- Dave Cameron, FanGraphs
As we begin to climb higher on the ladder of our rankings of the top 500 players in baseball, we've seen similarities between groups begin to emerge. The 401-500 section contained a lot of middle relievers, No. 5 starters and utility infielders. In the 301-400 section, we found a lot of aging former stars hanging on as role players and trying to squeeze a bit more life out of the end of their careers. And now, Monday, in looking at the group from 201-250, one common theme stands out among the many names on the list -- underachievers.
This list is full of guys who have, at some point in their careers, flashed the potential to be stars. Many of these players are former top prospects, and some even have had success in the big leagues, but they've never become what they were supposed to be. For players like Delmon Young, the clock is now working against them, and we have to assume that they'll never live up to the expectations that they generated early in their careers. For four others on this list, however, 2012 is their make-or-break year -- they'll either become what they were supposed to be or enter camp next year fighting for a spot on a big league roster.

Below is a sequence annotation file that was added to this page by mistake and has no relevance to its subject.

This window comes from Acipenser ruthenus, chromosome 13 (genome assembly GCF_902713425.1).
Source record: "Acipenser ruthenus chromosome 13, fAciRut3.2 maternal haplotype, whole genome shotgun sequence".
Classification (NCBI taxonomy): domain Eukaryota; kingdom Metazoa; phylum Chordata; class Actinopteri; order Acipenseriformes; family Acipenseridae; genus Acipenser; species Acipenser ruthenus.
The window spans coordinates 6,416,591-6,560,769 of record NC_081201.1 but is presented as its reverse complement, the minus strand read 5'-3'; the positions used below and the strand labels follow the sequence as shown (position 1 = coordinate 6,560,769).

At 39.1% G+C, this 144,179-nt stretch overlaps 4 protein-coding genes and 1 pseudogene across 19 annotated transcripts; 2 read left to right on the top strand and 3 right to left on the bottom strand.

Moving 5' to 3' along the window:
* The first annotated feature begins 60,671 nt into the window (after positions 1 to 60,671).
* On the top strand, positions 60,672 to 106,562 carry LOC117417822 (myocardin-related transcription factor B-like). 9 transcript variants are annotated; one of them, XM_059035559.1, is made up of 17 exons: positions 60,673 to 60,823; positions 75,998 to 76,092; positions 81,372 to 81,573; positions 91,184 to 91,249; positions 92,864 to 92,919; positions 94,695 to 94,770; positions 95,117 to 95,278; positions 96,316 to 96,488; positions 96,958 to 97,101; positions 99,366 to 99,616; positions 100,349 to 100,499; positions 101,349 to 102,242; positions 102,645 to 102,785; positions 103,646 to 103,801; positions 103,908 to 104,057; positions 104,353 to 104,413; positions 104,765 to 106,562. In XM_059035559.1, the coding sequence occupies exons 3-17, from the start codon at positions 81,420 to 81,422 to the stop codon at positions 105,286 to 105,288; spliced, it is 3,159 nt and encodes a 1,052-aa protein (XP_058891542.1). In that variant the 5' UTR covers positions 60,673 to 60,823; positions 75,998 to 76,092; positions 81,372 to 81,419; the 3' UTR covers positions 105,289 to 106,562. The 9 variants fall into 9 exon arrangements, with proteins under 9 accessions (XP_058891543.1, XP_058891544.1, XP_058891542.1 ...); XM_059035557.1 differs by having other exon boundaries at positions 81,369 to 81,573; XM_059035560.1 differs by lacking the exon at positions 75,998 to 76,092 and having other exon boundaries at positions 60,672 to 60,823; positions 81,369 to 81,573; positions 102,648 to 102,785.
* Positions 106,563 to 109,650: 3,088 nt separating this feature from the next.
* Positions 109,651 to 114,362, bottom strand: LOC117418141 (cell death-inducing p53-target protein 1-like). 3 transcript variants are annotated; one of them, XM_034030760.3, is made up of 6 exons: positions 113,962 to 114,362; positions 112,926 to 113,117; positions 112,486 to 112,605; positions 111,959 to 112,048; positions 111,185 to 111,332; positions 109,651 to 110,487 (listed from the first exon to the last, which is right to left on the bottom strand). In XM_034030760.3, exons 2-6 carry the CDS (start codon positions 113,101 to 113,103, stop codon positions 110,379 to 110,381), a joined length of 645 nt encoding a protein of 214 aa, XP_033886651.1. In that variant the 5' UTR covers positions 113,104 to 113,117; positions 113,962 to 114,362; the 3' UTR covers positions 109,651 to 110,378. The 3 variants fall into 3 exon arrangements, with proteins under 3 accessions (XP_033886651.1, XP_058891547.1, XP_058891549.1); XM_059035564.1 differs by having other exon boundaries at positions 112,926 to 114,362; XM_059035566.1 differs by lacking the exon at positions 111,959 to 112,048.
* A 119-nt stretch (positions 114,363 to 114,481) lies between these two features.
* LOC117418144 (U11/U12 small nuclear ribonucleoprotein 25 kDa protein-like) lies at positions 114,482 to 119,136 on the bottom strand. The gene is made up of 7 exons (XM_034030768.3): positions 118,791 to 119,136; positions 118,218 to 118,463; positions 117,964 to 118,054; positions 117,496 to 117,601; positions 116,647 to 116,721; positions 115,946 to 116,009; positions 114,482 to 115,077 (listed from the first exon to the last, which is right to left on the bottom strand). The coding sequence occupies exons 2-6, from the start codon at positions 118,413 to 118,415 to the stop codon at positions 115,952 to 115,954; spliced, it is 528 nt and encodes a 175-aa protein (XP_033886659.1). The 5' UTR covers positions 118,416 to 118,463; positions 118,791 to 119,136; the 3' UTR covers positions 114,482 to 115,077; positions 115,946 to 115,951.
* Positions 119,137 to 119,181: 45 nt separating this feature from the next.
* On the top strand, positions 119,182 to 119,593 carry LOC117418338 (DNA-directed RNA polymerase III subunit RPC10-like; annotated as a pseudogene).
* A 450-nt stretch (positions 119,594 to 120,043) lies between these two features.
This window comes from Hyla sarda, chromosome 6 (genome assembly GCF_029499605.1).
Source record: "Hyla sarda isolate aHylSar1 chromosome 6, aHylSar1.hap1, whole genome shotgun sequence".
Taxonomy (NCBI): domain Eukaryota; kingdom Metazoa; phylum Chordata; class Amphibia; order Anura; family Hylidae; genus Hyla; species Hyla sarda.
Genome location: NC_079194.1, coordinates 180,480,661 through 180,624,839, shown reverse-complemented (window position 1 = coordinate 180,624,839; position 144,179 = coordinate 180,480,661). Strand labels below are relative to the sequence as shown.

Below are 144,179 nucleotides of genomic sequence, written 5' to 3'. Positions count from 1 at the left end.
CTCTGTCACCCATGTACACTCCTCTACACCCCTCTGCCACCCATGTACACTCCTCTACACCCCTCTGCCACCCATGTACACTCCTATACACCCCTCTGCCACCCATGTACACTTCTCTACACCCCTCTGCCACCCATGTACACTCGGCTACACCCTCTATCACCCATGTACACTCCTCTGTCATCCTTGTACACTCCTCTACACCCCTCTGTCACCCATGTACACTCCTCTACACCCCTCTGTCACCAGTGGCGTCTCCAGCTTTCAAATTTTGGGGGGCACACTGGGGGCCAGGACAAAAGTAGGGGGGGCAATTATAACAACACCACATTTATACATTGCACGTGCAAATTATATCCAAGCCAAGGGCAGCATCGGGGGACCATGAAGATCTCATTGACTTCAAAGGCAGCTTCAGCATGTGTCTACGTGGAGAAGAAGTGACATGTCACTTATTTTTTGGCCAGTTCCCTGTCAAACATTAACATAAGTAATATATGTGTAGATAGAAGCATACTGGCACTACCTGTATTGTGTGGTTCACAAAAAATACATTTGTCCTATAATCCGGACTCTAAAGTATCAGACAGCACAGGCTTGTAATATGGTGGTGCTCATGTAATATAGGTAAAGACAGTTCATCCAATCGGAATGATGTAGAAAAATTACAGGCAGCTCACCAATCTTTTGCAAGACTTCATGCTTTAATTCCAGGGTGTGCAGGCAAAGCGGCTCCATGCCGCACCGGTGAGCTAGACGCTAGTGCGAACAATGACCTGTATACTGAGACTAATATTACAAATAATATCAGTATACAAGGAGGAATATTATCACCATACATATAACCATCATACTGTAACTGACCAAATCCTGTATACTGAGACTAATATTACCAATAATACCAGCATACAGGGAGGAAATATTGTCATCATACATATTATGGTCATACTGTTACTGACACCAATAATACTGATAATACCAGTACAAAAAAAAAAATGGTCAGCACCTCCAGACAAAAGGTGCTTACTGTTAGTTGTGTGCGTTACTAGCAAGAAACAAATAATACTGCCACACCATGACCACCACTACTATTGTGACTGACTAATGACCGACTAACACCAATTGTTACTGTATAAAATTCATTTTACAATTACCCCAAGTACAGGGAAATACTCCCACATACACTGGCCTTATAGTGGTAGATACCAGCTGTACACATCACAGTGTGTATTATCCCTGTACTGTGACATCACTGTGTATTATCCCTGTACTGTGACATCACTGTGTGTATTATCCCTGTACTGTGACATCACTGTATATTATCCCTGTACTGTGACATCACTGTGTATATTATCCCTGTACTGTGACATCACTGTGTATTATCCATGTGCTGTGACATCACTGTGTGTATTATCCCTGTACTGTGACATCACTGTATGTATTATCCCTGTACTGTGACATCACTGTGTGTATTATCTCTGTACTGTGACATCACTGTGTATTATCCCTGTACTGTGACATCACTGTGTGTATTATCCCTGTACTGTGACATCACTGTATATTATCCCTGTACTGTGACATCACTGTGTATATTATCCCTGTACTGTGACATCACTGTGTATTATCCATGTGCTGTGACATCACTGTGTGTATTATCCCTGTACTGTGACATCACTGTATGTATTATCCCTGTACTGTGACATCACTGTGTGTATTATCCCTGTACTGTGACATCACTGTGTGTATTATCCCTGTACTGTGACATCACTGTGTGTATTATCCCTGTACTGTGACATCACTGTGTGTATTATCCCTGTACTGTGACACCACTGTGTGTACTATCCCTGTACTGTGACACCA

Colby Rasmus (No. 202), CF, Toronto Blue Jays
Given that Rasmus has been an above-average player in two of his three seasons in the big leagues, it might seem unfair to label him as an underachiever, but it's hard to find one thing he's improved upon since getting to the big leagues, and he's already managed to alienate himself out of one organization. His trade to Toronto last summer was supposed to be his chance to start over, but instead he hit .173/.201/.316 for the Blue Jays, and showed little progress in making contact or closing his holes against left-handed pitching. Rasmus, 25, generated excellent results in 2010, but even then there were warning signs, as his strikeout rate and extreme fly ball tendencies suggested his batting average was due for a crash. It's hard to be a star as a .240 hitter, and Rasmus has yet to prove that he can be the all-around performer he was billed as.
Dave Cameron looks at some of baseball's biggest underachievers, who happen to reside in the 201-250 range of the ESPN 500.